Mark P. Shea is a popular Catholic writer and speaker. The author of numerous books, his most recent work is The Work of Mercy (Servant) and The Heart of Catholic Prayer (Our Sunday Visitor). Mark contributes numerous articles to many magazines, including his popular column “Connecting the Dots” for the National Catholic Register. Mark is known nationally for his one minute “Words of Encouragement” on Catholic radio. He also maintains the Catholic and Enjoying It blog. He lives in Washington state with his wife, Janet, and their four sons.
A reader asks:
How would explain to a critic of the Catholic Church CCC460, which quotes Athanasius about “becoming God”
I understand that it means “participation in the divine nature” but how would explain the strong language used? Poetic vs. technical theology?
I’d go with poetic emphasis. Obviously we are not Mormons and don’t believe we are transformed into a God (a fact Athanasius knew very well). Nor do we believe that God the Father was once human and then graduated to godhood. Nor are we polytheists who believe the persons of the Trinity are three gods. Athanasius’ point was indeed to drive home the reality that, as 2 Peter 1:4 teaches, we become divinized in Christ (“partakers in the divine nature), yet remain ourselves.
That passage from Athanasius, by the way, is a favorite with Mormon apologists (i.e, “God became man that man might become God.”) It gets trotted out as “proof” that early Christians were basically Mormon before the Great Apostasy (when the wicked Catholics drove the true Church into oblivion, necessitating the re-revelation given to Joseph Smith as a patchup on the botched job Jesus and the apostles did.
The problem: For Mormonism to work, the Great Apostasy has to have happened centuries before Athanasius (who lives over 300 years after the Church supposedly went off the rails). Because by his time everybody (including Athanasius) looks, acts, talks, walks and quacks exactly like a Catholic and believes all sorts of things no Mormon would touch with a barge pole. That’s why that quote from Athanasius, ripped bleeding from its context, is the only thing Mormon apologists know about him. Of his orthodox (not Mormon polytheistic) Trinitarianism, his devotion to the teaching of Nicaea, his faith in the Real Presence, his devotion to the Blessed Virgin as sinless and ever-virgin Mother of God and all the rest that marks him out as an “apostate” Catholic (by Mormon lights) and not a Mormon in the slightest, Mormon apologists say nothing.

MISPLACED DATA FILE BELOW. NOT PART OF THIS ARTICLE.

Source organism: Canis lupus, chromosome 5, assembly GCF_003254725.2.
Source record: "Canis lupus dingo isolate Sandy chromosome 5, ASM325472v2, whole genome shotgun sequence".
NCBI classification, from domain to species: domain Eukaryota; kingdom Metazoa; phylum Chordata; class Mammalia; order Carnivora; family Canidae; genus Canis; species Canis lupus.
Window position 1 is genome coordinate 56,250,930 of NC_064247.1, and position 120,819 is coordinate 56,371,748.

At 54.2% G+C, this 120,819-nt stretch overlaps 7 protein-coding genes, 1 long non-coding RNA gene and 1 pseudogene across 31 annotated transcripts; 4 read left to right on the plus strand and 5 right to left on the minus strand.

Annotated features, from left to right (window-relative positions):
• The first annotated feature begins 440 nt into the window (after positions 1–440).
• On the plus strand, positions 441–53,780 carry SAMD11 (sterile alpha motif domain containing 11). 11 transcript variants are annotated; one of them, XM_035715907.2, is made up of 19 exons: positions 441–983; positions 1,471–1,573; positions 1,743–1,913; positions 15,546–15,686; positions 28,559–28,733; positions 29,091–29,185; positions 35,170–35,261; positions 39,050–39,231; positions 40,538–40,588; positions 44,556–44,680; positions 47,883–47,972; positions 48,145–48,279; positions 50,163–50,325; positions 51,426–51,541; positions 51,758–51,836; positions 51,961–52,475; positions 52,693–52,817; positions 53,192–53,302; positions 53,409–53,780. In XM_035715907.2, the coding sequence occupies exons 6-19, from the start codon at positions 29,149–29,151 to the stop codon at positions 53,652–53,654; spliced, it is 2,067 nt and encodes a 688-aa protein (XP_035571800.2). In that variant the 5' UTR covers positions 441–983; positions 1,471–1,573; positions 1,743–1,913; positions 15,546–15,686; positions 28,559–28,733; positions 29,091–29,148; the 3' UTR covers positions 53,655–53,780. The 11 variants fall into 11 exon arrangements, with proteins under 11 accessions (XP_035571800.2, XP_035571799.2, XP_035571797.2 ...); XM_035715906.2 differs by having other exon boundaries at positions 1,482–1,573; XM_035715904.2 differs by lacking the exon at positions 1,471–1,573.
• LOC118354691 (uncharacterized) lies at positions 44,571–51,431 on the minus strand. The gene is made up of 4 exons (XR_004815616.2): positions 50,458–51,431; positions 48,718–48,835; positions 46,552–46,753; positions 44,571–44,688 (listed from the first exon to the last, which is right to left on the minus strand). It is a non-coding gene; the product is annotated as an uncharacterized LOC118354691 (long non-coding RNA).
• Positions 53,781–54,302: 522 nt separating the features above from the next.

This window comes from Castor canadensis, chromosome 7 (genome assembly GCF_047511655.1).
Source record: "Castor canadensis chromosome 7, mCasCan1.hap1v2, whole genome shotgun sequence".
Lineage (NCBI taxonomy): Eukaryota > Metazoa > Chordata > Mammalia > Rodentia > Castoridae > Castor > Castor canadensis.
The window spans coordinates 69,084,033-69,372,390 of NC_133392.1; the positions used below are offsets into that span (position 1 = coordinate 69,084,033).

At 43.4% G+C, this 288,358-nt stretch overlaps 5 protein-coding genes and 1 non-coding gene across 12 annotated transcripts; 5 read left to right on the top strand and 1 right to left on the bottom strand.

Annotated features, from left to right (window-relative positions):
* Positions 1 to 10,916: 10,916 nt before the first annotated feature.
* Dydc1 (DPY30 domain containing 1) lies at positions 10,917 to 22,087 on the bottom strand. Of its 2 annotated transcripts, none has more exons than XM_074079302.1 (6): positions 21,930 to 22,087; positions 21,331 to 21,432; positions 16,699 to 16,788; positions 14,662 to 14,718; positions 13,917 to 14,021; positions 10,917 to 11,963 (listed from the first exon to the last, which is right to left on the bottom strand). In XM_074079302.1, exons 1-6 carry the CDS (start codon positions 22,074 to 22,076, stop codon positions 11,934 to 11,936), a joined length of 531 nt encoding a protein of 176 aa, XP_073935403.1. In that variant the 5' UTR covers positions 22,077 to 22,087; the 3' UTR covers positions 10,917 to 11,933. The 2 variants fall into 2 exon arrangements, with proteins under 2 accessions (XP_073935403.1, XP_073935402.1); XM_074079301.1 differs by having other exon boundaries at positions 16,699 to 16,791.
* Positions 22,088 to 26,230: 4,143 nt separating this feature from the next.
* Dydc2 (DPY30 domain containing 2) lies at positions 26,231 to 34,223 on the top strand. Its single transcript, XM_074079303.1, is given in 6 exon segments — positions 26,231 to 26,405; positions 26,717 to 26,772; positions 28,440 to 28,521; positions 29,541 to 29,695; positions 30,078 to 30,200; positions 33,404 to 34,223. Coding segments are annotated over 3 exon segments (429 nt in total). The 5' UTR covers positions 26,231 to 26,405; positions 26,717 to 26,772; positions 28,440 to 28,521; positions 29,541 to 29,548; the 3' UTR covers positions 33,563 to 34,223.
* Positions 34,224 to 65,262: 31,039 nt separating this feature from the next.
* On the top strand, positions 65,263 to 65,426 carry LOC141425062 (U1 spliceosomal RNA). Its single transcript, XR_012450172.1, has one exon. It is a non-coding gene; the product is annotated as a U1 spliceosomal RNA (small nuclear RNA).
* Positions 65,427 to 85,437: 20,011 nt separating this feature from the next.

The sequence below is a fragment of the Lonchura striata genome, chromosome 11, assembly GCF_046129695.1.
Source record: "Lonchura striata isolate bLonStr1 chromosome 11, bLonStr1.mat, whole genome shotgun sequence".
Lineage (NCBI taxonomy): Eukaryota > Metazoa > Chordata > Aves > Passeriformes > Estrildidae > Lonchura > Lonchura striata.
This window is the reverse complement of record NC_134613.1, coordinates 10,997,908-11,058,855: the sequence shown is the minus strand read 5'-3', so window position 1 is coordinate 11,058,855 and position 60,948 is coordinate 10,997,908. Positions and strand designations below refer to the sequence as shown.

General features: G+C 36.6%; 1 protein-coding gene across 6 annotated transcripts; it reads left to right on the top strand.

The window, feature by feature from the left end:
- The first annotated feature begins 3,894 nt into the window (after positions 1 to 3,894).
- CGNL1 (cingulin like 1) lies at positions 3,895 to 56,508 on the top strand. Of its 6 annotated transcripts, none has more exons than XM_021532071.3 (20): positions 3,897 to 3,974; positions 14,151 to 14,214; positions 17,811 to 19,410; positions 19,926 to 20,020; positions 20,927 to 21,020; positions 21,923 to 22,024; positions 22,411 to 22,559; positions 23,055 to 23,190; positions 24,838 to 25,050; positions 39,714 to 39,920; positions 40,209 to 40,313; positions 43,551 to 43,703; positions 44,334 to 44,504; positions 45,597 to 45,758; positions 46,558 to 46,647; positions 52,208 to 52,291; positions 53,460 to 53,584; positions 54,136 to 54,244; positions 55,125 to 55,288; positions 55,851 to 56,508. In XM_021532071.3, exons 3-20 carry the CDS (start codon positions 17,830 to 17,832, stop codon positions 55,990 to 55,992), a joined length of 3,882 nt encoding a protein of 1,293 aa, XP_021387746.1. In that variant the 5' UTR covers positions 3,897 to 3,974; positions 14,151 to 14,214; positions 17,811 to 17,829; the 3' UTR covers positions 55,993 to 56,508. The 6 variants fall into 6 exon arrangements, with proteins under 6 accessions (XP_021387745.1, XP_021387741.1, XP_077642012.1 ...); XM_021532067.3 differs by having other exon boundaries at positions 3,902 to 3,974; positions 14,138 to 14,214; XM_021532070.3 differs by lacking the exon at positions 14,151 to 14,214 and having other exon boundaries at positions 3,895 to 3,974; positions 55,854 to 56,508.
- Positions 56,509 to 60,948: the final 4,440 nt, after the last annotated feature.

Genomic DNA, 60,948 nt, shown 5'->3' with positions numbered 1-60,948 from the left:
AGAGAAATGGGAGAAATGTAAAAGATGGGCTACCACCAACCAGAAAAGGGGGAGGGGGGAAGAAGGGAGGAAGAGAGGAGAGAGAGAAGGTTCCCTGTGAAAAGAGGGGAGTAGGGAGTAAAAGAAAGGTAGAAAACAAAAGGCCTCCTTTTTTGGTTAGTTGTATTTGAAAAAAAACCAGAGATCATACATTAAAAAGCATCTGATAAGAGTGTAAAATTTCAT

My recommendation for chatting with Mormons: Don’t waste time talking about the staggeringly huge doctrinal difference between Catholic faith and the King James Version fan fiction known as the Book of Mormon. Instead, ask for the exact date of the Great Apostasy. Because Mormonism has no other raison d’etre in the universe than as a remedy for that alleged Great Apostasy. If there was no Great Apostasy (which, you know, there wasn’t) there is absolutely no point to Mormonism. It becomes a cure for a non-existent disease peddled by a 19th Century snake oil salesman who sold his wares to people who knew nothing about the history of the Church.